As you may have picked up from the title, we’re going to be talking about Pokémon the Movie 3 today. I had other plans for this article that I had to put on hold because of my nerd rage. You see, I saw a top ten best Pokémon movies video, made by Watch Mojo, and  before it even started I was furious. It was because I knew that Pokémon the Movie 3  would not be recognised as the best Pokémon movie and sure enough, it barely made it on to the list at number 10. Bastards! Don’t they see that Pokémon the Movie 3 has a depth of character and theme on an entirely different level to any other Pokémon film? Do they not understand that this is probably the only pokémon film you don’t have to be a fan to enjoy but at the same time smoothly incorporates fan service (not the booby kind)? I’ll teach them not to have their own opinions, the only way I know how. By writing what in essence amounts to a spiteful YouTube comment. That’ll show ’em!
Our story begins in the Hale mansion where Molly and her archeologist father, Spencer Hale live. The mother is out of the picture and it is clear this is a source of pain for both of them. They are really happy together so naturally daddy gets kidnapped by Pokémon known as the Unown and trapped in a Lovecraftian horror dimension. The Unown then come to Molly and using their psychic powers manifest her grief and denial for her lost father in the form of a crystalline palace and the legendary pokémon Entei, who her father told her about in a fairy tale. Entei becomes a surrogate father figure to Molly and learns the catchphrase “if that is what you wish”. Ash, Brock and Misty stumble across this, as do Ash’s mother, Delia, and Professor Oak. Molly wishes for a mother so her family can be hole again and Entei kidnaps Delia to make it so. Ash must rescue his mother and save this girl from herself before it’s too late.

You may have gathered from that description that the themes of this film are family, loss and how we deal with it. This is a very difficult subject with lots of angles to look at but the film handles it masterfully with the all the beats of the narrative being thick with meaning. Entei is Molly falling back on the two things she knows best – her father and fairy tales. Both are a source of strength as she knows her father will protect her and that fairy tales always have a happy ending. By entrenching herself in the fantasy and shutting out the harsh reality she wishes to preserve her old way of life at cost of everything else. It doesn’t stop there The nature of the Unown is left unknown (oh shit!). We don’t know what their motivations are for doing this to the Hale family and no amount of wall-chart conspiracy theorising will reveal them. And that’s the point. The Unown are just the randomness of life made CGI. Everything they do is completely arbitrary, causing any mixture of suffering, happiness and revelation that a person opens themselves to experience in their presence. The relationship between Entei and the Unown then is fascinating to observe. Entei representing the purity of fantasy corrupted by real world grief.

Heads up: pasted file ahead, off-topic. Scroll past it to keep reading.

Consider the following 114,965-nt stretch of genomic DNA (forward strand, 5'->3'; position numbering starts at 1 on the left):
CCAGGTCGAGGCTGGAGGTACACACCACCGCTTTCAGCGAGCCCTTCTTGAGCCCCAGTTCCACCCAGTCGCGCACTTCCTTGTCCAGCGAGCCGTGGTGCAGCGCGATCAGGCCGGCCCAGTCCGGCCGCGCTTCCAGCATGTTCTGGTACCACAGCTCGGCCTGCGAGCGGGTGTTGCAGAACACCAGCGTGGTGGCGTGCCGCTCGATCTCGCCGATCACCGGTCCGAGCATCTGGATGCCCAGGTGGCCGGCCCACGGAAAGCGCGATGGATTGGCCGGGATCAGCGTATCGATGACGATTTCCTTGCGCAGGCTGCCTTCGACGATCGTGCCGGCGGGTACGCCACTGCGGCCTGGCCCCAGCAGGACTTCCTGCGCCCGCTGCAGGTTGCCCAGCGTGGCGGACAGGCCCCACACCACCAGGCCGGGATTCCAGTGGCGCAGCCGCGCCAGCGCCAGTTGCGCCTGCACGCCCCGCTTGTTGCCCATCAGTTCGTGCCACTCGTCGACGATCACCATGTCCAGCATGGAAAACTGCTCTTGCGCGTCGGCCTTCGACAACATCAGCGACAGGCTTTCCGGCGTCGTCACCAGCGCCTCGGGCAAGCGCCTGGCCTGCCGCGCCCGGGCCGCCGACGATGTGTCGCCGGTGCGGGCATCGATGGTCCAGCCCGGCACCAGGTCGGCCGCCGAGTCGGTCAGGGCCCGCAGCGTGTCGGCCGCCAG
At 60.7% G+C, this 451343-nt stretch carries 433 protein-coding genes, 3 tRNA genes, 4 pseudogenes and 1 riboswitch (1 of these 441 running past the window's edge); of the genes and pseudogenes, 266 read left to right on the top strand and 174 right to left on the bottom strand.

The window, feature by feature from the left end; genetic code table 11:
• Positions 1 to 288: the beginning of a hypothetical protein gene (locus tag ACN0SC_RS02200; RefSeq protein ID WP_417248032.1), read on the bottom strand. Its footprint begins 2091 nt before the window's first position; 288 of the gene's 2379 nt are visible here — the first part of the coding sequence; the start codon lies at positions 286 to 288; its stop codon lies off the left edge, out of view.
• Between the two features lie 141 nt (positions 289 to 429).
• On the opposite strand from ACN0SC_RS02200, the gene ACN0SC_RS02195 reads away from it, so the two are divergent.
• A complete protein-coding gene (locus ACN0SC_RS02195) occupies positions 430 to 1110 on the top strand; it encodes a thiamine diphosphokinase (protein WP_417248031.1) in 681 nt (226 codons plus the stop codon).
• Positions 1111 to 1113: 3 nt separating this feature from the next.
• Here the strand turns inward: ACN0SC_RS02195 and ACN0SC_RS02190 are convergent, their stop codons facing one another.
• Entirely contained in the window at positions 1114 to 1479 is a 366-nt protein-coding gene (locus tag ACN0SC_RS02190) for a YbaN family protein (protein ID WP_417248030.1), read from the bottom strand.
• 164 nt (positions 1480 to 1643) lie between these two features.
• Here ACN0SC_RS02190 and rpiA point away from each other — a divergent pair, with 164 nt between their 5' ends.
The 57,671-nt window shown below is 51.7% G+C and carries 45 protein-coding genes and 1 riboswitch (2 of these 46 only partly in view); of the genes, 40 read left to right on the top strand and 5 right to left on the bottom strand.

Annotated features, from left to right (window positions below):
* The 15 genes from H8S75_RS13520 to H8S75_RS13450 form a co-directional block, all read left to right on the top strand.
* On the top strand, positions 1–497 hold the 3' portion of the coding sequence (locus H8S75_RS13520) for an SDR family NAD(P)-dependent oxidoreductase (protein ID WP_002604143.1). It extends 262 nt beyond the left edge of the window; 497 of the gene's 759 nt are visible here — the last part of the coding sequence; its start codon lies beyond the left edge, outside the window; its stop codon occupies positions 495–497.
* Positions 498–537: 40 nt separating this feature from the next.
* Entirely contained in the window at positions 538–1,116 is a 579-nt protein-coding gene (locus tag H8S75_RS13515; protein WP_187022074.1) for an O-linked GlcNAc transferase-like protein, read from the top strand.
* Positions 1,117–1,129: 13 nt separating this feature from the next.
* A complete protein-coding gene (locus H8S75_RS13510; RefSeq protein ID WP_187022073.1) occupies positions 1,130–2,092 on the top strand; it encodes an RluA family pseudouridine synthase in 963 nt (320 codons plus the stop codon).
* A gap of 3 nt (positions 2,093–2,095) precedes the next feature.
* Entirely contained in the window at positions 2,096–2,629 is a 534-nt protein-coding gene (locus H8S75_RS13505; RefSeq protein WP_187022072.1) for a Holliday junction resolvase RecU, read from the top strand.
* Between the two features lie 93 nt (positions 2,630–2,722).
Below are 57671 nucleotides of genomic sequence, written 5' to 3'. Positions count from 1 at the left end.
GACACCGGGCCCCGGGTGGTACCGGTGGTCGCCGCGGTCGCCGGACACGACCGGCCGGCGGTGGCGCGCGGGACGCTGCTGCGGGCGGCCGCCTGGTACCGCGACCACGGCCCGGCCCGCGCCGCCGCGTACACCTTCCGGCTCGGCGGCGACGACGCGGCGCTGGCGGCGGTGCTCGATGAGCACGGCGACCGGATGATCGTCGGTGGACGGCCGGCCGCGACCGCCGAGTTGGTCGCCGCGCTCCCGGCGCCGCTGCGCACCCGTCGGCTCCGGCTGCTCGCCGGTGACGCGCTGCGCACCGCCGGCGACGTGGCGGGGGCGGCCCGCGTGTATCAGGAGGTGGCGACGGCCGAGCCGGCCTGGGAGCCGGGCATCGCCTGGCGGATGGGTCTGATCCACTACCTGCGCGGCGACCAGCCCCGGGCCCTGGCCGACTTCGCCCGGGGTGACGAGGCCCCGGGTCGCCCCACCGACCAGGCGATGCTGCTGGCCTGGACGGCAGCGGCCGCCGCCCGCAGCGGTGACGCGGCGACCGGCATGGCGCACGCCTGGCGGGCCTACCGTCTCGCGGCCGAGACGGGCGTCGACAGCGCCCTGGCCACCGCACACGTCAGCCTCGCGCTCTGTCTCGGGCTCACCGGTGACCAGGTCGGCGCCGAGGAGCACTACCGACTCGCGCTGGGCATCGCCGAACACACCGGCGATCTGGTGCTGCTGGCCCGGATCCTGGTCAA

All this would be meaningless if it didn’t tie into the action somehow but fortunately it does. Aside from the opening battle during the credits between Ash and a random trainer, every Pokémon battle in this film is interacting with the theme, allowing for deeper insight into it. There is a sequence where a fantasy version of Molly, battles Brock and Misty with pokémon she has conjured up from the crystal. She is absolutely decimating them with cute pokémon like Teddiursa and Phanpy and Brock comments that “her dreamed up pokémon are tougher than real pokémon”. This demonstrates the power fantasy has over reality in Molly’s world. The clearest example of this is in the climactic fight between Entei and Charizard wherein Entei acts as the last guardian of Molly’s denial. Entei is temporarily losing the battle but the crystal environment shapes itself to give him the advantage, representing the peak of Molly’s denial.

Some Pokémon fans are probably thinking to themselves “fuck narrative depth! Does cool shit happen?”. I would advise them to read the end of the last paragraph because Entei fought Charizard in one of the most beautifully animated and choreographed battles in the franchise’s history. Seriously, it’s astounding. That is the strength of this film. Unlike other pokémon films, which sacrifice story for set ups and fan service, this one earns gold stars in each category. The pokémon battles and moves are natural and flowing, with moves like flamethrower and watergun being particularly impressive. The comedy relief of the film comes in the form of Team Rocket who are in top form throughout. You don’t have to have seen the show to appreciate their bickering.While a pre-existing understanding of pokémon will definitely enhance your enjoyment of it, it is not essential.

In conclusion, Pokémon the Movie 3 is the best Pokémon movie because its narrative and thematic depth does not come at the price of its essence allowing for fans and non-fans to enjoy it somewhat equally. If you want to examine this film more from the perspective of hardcore pokémon fans I would recommend Suede, Linkara and Jewario’s review from a few years ago which I will post a link to at the bottom of the page. Don’t forget to like and share so you too can use it to batter the non-believers. Your move, Watch Mojo.

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Suede Review –